An £11m fundraising campaign is being launched to preserve the medieval stained glass windows of York Minster.
The cathedral announced a 20-year partnership with York Glaziers Trust to ensure all its 128 windows have environmental protective glazing.
It will halt the decay and buy time for conservation work on the windows which date to the 12th century, it said.
Currently 74 out of 128 stained glass windows are exposed to the elements and subject to corrosion and decay.
The cathedral has teamed up with the York Minster Fund (YMF) and the Heritage Lottery Fund (HLF) to raise the money.
A grant of up to £1m from the HLF will match every pound raised by the public and YMF.
That will be used to establish an endowment fund to help pay for the £11m project.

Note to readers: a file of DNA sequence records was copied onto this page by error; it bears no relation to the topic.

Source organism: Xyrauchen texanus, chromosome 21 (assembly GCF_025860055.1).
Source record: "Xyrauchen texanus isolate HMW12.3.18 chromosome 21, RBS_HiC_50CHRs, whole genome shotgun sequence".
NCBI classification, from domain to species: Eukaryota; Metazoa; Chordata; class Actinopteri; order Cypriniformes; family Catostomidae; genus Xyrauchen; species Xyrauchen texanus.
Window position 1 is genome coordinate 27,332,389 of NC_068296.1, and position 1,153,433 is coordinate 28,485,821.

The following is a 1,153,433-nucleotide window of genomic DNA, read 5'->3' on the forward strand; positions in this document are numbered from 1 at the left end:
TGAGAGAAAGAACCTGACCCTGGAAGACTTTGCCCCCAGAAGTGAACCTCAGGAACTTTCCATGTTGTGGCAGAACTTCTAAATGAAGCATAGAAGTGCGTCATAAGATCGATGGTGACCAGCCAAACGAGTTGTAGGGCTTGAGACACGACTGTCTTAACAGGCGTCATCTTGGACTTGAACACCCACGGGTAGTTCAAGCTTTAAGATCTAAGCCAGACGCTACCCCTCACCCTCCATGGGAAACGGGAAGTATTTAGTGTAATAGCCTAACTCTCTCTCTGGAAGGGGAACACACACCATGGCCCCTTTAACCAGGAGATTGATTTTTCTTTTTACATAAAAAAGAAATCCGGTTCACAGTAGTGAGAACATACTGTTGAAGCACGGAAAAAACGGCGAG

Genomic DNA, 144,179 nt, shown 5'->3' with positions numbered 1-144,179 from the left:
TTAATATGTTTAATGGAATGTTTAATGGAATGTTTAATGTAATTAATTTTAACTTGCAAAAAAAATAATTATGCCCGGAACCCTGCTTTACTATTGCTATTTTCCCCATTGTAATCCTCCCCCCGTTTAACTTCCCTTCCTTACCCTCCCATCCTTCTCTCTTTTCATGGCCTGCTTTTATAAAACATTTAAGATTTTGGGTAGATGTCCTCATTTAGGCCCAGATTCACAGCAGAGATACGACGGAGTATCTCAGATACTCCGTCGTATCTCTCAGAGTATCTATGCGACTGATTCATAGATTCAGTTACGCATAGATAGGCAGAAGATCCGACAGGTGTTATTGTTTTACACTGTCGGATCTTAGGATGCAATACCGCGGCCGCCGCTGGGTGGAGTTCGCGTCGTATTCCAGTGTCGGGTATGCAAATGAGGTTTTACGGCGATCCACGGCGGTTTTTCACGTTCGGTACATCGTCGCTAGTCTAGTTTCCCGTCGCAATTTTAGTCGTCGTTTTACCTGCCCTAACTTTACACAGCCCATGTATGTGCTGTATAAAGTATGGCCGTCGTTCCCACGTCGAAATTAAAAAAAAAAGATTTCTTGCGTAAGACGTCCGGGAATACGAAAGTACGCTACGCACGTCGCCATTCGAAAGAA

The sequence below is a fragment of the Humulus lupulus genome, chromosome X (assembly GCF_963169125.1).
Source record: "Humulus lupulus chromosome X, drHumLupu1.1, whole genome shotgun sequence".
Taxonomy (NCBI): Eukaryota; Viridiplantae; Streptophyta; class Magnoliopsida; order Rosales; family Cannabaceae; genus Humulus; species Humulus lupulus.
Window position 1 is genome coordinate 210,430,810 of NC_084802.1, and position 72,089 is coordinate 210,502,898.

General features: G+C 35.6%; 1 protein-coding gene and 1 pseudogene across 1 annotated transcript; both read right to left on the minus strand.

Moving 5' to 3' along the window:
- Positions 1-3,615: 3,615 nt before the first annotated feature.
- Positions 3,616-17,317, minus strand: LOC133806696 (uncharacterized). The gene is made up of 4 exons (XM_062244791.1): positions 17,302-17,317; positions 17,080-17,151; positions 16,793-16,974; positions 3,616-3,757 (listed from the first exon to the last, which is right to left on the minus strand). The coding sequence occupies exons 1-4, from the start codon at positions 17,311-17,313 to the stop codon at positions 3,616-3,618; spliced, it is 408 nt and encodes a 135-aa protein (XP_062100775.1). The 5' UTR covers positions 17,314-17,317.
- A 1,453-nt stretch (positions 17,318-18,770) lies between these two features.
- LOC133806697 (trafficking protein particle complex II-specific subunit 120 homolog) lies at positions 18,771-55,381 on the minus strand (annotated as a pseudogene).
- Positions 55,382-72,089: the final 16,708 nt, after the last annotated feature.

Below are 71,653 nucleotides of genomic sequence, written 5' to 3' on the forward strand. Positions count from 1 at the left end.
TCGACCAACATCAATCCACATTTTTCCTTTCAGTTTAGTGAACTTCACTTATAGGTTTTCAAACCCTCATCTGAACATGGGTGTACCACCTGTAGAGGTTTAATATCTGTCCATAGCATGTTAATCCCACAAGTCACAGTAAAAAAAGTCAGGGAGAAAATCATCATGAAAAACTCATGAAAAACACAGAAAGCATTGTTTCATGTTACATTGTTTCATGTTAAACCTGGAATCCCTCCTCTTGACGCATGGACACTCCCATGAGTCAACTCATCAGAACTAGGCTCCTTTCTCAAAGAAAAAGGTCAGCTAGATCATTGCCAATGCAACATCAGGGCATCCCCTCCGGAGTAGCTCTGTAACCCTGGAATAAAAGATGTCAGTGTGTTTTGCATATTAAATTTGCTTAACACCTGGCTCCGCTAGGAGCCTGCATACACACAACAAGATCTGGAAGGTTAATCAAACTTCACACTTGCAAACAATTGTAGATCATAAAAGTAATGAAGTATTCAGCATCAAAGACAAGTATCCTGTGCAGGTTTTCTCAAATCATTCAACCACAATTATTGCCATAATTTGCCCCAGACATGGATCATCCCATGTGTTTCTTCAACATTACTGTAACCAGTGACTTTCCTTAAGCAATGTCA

The Very Reverend Vivienne Faull, the Dean of York, said: "Currently almost 60% of this precious and irreplaceable glass has no external protection from the environment, which means that moisture in the air is causing damage to our windows faster than we can conserve them.
"Condensation which builds up on the glass causes it to corrode and the paint to deteriorate and flake away. We're therefore in a race against time to protect these irreplaceable works of art for future generations."
Nicolas Barker, chairman of trustees of the York Glaziers Trust, added: "The cathedral has historically led the way when it comes to protecting its stained glass.
"In 1861 it was the first British cathedral to provide protection for its windows, and more recently it has been the first building in the UK to employ state-of-the-art UV resistant glazing on its Great East Window."
Three windows from the cathedral's North Nave Aisle, which are currently being conserved, will be the first to have external glazing completed.